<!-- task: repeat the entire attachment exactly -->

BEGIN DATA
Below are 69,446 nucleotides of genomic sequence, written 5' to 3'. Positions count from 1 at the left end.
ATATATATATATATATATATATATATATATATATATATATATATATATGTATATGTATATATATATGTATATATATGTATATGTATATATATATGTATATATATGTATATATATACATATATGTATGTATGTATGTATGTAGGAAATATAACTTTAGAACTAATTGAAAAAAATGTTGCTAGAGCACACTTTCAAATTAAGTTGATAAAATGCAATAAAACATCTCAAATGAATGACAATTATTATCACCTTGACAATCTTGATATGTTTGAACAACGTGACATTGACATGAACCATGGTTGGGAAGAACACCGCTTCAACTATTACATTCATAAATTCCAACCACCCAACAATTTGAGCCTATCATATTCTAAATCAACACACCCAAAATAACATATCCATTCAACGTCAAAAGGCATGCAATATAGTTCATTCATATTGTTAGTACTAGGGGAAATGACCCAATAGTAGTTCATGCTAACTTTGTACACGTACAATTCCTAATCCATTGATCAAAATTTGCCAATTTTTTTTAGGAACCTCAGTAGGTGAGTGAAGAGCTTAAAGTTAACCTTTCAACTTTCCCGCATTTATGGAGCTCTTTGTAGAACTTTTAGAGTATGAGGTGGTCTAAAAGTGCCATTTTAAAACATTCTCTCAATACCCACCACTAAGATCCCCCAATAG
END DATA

Below are 69,446 nucleotides of genomic sequence, written 5' to 3'. Positions count from 1 at the left end.
ATATATATATATATATATATATATATATATATATATATATATATATATGTATATGTATATATATATGTATATATATGTATATGTATATATATATGTATATATATGTATATATATACATATATGTATGTATGTATGTATGTAGGAAATATAACTTTAGAACTAATTGAAAAAAATGTTGCTAGAGCACACTTTCAAATTAAGTTGATAAAATGCAATAAAACATCTCAAATGAATGACAATTATTATCACCTTGACAATCTTGATATGTTTGAACAACGTGACATTGACATGAACCATGGTTGGGAAGAACACCGCTTCAACTATTACATTCATAAATTCCAACCACCCAACAATTTGAGCCTATCATATTCTAAATCAACACACCCAAAATAACATATCCATTCAACGTCAAAAGGCATGCAATATAGTTCATTCATATTGTTAGTACTAGGGGAAATGACCCAATAGTAGTTCATGCTAACTTTGTACACGTACAATTCCTAATCCATTGATCAAAATTTGCCAATTTTTTTTAGGAACCTCAGTAGGTGAGTGAAGAGCTTAAAGTTAACCTTTCAACTTTCCCGCATTTATGGAGCTCTTTGTAGAACTTTTAGAGTATGAGGTGGTCTAAAAGTGCCATTTTAAAACATTCTCTCAATACCCACCACTAAGATCCCCCAATAG